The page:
- The Washington Times - Thursday, August 12, 2004

As Jon Jansen was undergoing surgery yesterday, so was the Redskins’ offensive line. Dr. Joe Bugel performed the delicate procedure, grafting Kenyatta Jones onto the right tackle spot previously occupied by No.76. Now we’ll just have to see if it takes — or if Buges has to try something else.

Like Lourdes.

The Redskins’ victory over Denver in Joe Gibbs’ return to the NFL came at a high price: a season-ending injury to a key player. Worse, the injury hit them where they live — in the offensive line. Dominating O-lines have always been the spines of Coach Joe’s clubs, and Jansen was particularly valued for his toughness, professionalism and leadership. He also happened to be the guy who stood in the way of Michael Strahan, the Giants’ menacing defensive end.

Still, there’s been a little too much gloom and doom in Redskinsland since Jansen went down with a torn Achilles’. Jon’s a fine player, don’t get me wrong, but if his absence sabotages the season … then the Redskins can’t have much of a team. Besides, Bugel’s reputation as an offensive line oracle stems as much from his ability to “make do” in times of crisis as from his schooling of Joe Jacoby, Jeff Bostic et al.

We tend to remember the First Gibbs Era, 1981 to 1992, as a fairly smooth ride. Gibbs certainly does. “We were just talking about that,” he said yesterday. To him and his staff, “It’s almost like we kept all our guys healthy all the time.” That was hardly the case, however. Minor catastrophes like this popped fairly regularly, especially in the O-line. Practically every year after 1983, at least one offensive lineman missed a sizable chunk of the season — and Buges had to do one of his patch jobs.

You think the Redskins are in a bind now because they’re having to turn to Jones? Heck’s that’s nothing. Kenyatta at least has some starting experience in the league (11 games’ worth two years ago with the Patriots). In 1987, one of their Super Bowl seasons, the Redskins were forced to start Ed Simmons, a rookie sixth-round pick, in the opener because Mark May’s knee got mangled in camp. And who did Simmons, fresh from Division I-AA, have to block that afternoon? None other than Reggie White, the “Minister of Defense.”

Early in the game, White sent Washington quarterback Jay Schroeder to the sideline with a sprained right shoulder. The Redskins persevered, though, winning 34-24 — and Schroeder’s injury opened the door for Doug Williams to become Super Bowl MVP.

Just to refresh Coach Joe’s memory — and everybody else’s:

In ‘84, Bostic blew out his knee and missed the second half of the season.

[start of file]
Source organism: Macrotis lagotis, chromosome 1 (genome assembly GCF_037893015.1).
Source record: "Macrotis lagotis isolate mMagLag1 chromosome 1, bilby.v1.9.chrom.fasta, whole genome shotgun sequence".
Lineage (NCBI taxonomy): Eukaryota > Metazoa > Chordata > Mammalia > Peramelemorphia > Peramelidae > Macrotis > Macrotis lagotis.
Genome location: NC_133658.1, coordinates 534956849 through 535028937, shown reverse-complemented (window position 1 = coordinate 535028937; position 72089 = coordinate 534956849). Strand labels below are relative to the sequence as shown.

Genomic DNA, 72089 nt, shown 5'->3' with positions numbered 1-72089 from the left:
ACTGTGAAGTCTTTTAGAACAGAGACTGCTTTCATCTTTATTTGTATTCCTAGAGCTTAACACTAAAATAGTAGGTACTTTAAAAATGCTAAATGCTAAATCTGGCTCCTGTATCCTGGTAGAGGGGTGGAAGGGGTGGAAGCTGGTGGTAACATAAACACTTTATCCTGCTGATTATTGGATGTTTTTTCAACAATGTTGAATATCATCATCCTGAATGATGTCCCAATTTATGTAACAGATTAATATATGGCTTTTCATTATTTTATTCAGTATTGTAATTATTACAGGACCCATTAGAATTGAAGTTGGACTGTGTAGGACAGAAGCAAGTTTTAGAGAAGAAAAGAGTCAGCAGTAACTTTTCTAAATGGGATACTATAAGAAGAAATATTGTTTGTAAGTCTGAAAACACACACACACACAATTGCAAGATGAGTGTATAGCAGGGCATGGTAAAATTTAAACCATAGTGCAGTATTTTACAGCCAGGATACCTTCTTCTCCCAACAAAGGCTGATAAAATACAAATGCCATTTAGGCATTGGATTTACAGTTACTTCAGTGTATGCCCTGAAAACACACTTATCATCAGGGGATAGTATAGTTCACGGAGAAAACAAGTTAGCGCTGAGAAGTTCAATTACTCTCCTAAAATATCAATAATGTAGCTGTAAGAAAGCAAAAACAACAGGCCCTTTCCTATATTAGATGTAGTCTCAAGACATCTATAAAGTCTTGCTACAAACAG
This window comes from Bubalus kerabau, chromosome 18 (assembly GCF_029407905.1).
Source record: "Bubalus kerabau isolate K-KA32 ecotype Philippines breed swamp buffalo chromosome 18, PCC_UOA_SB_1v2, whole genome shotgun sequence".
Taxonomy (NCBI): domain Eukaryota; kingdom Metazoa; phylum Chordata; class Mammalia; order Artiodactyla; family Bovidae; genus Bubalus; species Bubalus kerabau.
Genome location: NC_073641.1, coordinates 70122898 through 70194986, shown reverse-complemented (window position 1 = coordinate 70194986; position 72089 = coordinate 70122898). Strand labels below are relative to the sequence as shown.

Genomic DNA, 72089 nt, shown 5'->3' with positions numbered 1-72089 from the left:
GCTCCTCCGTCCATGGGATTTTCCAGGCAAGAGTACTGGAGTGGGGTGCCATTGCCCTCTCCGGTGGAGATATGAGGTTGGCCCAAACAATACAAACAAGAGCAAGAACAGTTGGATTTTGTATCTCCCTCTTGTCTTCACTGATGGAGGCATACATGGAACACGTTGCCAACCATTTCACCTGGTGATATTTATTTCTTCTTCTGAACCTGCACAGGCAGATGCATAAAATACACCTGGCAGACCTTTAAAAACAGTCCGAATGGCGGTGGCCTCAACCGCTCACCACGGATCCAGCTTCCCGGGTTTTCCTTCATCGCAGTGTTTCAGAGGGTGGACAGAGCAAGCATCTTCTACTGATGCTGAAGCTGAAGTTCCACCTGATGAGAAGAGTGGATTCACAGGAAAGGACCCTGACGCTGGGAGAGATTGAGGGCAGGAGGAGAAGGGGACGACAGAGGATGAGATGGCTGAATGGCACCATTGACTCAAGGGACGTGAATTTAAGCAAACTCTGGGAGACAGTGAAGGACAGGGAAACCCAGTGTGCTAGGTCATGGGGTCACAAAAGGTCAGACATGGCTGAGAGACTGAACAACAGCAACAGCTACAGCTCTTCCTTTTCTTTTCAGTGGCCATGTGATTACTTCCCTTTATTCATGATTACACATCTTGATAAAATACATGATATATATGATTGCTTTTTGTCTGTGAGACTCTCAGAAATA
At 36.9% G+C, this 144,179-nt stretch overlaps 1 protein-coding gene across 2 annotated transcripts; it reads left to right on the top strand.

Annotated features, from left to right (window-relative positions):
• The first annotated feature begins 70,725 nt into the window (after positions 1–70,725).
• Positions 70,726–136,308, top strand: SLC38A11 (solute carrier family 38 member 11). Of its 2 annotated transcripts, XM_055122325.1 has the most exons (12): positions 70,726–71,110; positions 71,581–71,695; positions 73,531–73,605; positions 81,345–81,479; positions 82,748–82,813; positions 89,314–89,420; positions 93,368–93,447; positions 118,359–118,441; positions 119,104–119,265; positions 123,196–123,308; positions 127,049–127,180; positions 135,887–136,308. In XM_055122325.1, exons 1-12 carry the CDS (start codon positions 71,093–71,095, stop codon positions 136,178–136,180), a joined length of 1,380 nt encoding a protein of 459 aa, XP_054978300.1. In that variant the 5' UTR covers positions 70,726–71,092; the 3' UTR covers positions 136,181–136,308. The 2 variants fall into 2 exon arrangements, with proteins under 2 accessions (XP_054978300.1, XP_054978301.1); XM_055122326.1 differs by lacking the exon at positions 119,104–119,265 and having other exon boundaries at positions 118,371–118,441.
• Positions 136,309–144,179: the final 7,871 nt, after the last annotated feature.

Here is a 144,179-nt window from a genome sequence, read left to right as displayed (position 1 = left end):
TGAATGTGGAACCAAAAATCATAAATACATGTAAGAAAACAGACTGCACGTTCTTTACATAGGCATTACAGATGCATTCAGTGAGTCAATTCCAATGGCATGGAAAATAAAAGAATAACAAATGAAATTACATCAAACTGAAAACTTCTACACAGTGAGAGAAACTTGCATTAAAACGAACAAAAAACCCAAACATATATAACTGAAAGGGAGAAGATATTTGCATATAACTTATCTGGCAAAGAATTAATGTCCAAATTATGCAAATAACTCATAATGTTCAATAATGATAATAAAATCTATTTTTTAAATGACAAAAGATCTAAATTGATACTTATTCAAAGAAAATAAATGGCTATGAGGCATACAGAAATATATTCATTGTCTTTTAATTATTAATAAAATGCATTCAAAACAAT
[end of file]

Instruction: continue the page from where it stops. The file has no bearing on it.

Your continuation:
In ‘85, Jacoby was out the last five games with a sprained knee.

In ‘87, after May went down, Russ Grimm suffered a partially torn knee ligament that cost him 10 games.

In ‘88, Grimm tore knee cartilage in camp and didn’t return until Week 12.

In ‘89, May messed up his knee and sat out the last seven games; Jacoby did likewise and sat out the last six.

The latter was Bugel’s last season … and perhaps his finest hour. In Week 10 — once again against the vaunted Eagles defense — he had to start a rookie 10th-round pick, a total unknown named Mark Schlereth. Schlereth survived that day, the Redskins escaped with an improbable victory, and then they proceeded to win five of their last six to finish 10-6 (just missing the playoffs).

“[Jones has] big shoes to fill,” Bugel said. “That’s a huge loss for us. But we’ve got to keep pushin’ on, and the guys understand that. You’ve gotta just pick up the pieces and keep moving forward.”

It’s so strange that the Redskins have brought back Ray Brown to fill Jansen’s roster spot — if not his starting position. Ray, after all, was part of the golden era of the ‘80s and early ‘90s. (His first season with the team was the one in which “Stinky” Schlereth got thrown to the wolves.) The league was so different back then. A developmental type like Brown could be stashed on injured reserve for a couple of years, and no one would say boo about it.

“That’s probably why I’m standing here today [at age 41],” he said with a smile. “I had 2 years off [while on IR]. We used to carry 16 offensive linemen [on the active roster and the IR “taxi squad”]. Now there are 10 or 11.”

Stashing made it easier for a contender like the Redskins to develop quality depth, to make the club more injury-resistant. (Now that there’s full-blown free agency, of course, teams can’t play keep-away with prospects.) The Redskins also had their share of high-priced veteran backups in those pre-salary cap days to fill the void if a regular was lost. Two such vets on the offensive line were Ken Huff and Mark Adickes.

Today’s backups tend to be younger, cheaper players, players like Kenyatta Jones. Which is why Bugel took him aside after yesterday’s practice and went over some technique things, gave him some individual attention. Jansen was out, Jones was in, and it was time for Buges to work some more of his magic.

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